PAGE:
Group Admission is for no less than 15 people; Student Group Admission is for no less than 30 students. Both ticket types require reservations in advance.

Special Admission is for the following people:
People born in or before 1950
Students with valid IDs
Children under 1.2m
Chinese military personnel on active duty
For Special Admission, valid IDs are required upon ticket purchase and entry, and can enter on any day, Peak or Standard.
All tickets only can enter once in the entry day.
Children shorter than 1.2m can enter for free.

There are 4 phases in the sale. The basic price is Standard Day in expo session (RMB 160 Yuan, about $20). The price will be less if paid in advance.

Pre-sale Phase I (Mar 27, 2009-Jun 30, 2009): Purchase is limited to groups, and only Peak Day Single Day Admission and Standard Day Single Day Admission tickets are available. The prices are RMB 170 and RMB 130 (respectively).

Pre-sale Phase II (Jul 1, 2009-Dec 31, 2009): Only Peak Day Single Day Admission and Standard Day Single Day Admission tickets are available for both groups and individuals. The prices are RMB 180 and RMB 140 (respectively).

Pre-sale Phase III (Jan 1, 2010-Apr 30, 2010): Peak Day Single Day Admission, Peak Day Special Admission, Standard Day Single Day Admission, Standard Day Special Admission, 3 Day Admission and 7 Day Admission tickets are available for both groups and individuals. The prices are RMB 190, RMB 110, RMB 150, RMB 90, RMB 400 and RMB 900 (respectively).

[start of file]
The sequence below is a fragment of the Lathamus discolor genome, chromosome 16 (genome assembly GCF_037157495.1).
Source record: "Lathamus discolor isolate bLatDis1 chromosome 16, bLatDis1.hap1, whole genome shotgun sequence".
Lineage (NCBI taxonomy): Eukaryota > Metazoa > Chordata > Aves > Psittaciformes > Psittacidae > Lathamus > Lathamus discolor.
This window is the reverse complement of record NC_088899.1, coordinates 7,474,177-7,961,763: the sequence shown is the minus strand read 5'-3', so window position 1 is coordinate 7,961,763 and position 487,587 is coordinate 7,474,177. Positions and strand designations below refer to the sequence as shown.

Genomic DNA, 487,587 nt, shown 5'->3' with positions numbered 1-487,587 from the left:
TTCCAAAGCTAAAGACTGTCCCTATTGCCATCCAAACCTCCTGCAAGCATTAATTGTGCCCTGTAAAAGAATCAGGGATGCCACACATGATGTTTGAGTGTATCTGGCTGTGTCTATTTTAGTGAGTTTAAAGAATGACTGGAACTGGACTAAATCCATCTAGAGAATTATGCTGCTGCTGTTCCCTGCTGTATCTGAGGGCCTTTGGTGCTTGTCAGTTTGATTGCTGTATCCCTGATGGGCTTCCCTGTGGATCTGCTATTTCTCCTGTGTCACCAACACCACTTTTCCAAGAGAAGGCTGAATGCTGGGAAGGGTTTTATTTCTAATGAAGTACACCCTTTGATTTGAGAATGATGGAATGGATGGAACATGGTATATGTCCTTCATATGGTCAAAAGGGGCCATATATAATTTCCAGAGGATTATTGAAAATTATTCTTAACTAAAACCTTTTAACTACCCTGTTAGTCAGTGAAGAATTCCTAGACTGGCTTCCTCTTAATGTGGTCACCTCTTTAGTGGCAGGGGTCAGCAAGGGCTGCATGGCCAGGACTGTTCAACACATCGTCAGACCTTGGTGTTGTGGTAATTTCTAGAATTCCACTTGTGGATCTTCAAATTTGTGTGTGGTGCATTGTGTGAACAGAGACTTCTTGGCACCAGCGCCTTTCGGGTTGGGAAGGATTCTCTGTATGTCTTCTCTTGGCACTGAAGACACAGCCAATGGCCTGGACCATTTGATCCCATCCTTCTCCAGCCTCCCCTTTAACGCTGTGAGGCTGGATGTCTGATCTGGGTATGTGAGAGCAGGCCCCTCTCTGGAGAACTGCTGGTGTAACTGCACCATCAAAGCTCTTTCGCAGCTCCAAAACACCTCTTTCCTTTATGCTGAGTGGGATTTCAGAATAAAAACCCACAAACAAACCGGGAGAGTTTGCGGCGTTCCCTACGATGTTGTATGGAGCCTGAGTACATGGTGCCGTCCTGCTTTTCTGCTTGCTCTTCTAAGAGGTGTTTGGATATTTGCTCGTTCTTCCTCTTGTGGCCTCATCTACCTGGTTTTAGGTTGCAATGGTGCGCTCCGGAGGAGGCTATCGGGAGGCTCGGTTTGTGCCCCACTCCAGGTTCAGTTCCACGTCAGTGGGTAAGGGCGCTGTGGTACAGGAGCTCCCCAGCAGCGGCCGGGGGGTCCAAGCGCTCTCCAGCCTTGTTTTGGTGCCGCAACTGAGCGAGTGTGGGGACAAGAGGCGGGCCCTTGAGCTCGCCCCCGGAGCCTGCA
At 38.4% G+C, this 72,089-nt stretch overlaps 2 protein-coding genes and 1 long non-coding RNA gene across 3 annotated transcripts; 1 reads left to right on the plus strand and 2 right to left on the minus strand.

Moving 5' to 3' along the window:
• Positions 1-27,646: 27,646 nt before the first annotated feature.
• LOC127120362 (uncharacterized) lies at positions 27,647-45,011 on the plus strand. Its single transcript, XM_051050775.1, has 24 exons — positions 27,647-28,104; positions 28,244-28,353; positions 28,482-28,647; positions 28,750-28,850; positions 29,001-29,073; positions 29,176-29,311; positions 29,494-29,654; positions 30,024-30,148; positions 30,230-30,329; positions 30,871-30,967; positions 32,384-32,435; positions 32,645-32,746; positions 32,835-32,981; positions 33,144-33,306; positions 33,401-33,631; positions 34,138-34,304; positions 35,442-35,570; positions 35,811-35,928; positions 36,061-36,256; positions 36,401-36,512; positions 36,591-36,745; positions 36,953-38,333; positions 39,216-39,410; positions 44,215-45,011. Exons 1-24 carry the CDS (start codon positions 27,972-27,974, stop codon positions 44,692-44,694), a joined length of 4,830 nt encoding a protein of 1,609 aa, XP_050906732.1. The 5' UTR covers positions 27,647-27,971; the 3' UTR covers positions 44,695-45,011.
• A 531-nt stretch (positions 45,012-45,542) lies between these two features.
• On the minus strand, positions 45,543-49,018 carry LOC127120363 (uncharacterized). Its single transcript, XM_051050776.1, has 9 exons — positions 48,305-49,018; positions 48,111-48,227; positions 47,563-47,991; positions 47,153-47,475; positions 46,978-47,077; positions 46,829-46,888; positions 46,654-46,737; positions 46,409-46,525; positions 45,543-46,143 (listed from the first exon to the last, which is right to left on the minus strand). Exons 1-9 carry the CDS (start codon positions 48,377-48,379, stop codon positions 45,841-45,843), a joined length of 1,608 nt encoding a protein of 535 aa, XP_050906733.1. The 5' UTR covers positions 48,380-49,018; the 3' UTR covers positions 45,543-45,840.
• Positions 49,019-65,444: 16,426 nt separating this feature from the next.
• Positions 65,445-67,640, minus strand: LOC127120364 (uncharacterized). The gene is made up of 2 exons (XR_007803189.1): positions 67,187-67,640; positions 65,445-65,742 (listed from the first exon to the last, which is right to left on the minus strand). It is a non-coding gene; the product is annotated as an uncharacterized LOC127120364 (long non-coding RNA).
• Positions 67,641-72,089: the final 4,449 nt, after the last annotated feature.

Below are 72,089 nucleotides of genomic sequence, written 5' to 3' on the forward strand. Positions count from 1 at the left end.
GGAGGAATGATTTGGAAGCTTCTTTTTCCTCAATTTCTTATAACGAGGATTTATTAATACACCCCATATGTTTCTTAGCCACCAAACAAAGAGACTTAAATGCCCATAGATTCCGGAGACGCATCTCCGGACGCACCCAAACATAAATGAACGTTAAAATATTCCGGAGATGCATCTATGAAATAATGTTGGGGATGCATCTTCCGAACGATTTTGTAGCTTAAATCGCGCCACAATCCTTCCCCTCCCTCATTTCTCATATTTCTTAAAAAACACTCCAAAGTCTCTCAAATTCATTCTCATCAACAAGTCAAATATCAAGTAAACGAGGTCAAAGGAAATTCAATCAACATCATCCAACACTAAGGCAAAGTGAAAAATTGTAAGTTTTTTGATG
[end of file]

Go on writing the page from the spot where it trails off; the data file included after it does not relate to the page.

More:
Expo Session Sales (EXPO Session, May 1, 2010-Oct 31, 2010): Peak Day Single Day Admission, Peak Day Special Admission, Standard Day Single Day Admission, Standard Day Special Admission, 3 Day Admission, 7 Day Admission and Evening Admission tickets are available for both groups and individuals. The prices are RMB 200, RMB 120, RMB 160, RMB 100, RMB 400, RMB 900 and RMB 90 (respectively). Getting there: The Expo will be linked to the city centre by the new Metro Line 13. A new station at Madang Road, near Xintiandi, will serve as the downtown entrance to the Expo, with only ticketholders being allowed onto the metro. They'll be able to exit the metro directly into the Expo site at the new Lupu Bridge station on the Puxi side, and the Expo's main station on the Pudong side.



Attractions off the beaten track

Taikang Road Art Street
Attractive, laid-back network of longtangs just off Taikang Road. A good choice for coffee or buying gifts.
Getting there: Take a taxi to the intersection of Ruijin Road and Taikang Road, then walk a couple of hundred yards up Taikang Road. The entrance to the art street is on your left. Not very easy to reach from the metro.

Lupu Bridge observation deck

Getting there: Take metro line 4 to Luban Road, and walk or take a taxi south along Luban Road.


Pudong's canals